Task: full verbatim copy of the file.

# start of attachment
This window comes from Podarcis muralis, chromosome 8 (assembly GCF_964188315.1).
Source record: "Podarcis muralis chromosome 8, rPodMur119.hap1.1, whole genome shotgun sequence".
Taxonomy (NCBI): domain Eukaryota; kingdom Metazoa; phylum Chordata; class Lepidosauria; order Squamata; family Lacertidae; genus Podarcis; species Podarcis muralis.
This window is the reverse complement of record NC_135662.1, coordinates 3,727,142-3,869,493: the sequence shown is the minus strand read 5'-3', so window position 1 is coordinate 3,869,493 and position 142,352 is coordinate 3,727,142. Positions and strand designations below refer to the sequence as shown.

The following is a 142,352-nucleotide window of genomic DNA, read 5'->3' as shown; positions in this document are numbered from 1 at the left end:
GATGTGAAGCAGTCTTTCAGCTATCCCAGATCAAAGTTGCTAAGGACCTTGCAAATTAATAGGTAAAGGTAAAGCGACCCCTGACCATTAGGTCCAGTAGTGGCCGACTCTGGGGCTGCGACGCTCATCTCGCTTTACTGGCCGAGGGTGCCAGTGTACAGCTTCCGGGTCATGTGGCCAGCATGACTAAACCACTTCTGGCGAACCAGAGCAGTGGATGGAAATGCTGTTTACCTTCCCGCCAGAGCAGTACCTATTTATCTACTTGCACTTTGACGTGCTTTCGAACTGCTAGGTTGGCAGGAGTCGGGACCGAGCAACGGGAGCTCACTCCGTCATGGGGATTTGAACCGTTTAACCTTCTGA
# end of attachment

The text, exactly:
This window comes from Podarcis muralis, chromosome 8 (assembly GCF_964188315.1).
Source record: "Podarcis muralis chromosome 8, rPodMur119.hap1.1, whole genome shotgun sequence".
Taxonomy (NCBI): domain Eukaryota; kingdom Metazoa; phylum Chordata; class Lepidosauria; order Squamata; family Lacertidae; genus Podarcis; species Podarcis muralis.
This window is the reverse complement of record NC_135662.1, coordinates 3,727,142-3,869,493: the sequence shown is the minus strand read 5'-3', so window position 1 is coordinate 3,869,493 and position 142,352 is coordinate 3,727,142. Positions and strand designations below refer to the sequence as shown.

The following is a 142,352-nucleotide window of genomic DNA, read 5'->3' as shown; positions in this document are numbered from 1 at the left end:
GATGTGAAGCAGTCTTTCAGCTATCCCAGATCAAAGTTGCTAAGGACCTTGCAAATTAATAGGTAAAGGTAAAGCGACCCCTGACCATTAGGTCCAGTAGTGGCCGACTCTGGGGCTGCGACGCTCATCTCGCTTTACTGGCCGAGGGTGCCAGTGTACAGCTTCCGGGTCATGTGGCCAGCATGACTAAACCACTTCTGGCGAACCAGAGCAGTGGATGGAAATGCTGTTTACCTTCCCGCCAGAGCAGTACCTATTTATCTACTTGCACTTTGACGTGCTTTCGAACTGCTAGGTTGGCAGGAGTCGGGACCGAGCAACGGGAGCTCACTCCGTCATGGGGATTTGAACCGTTTAACCTTCTGA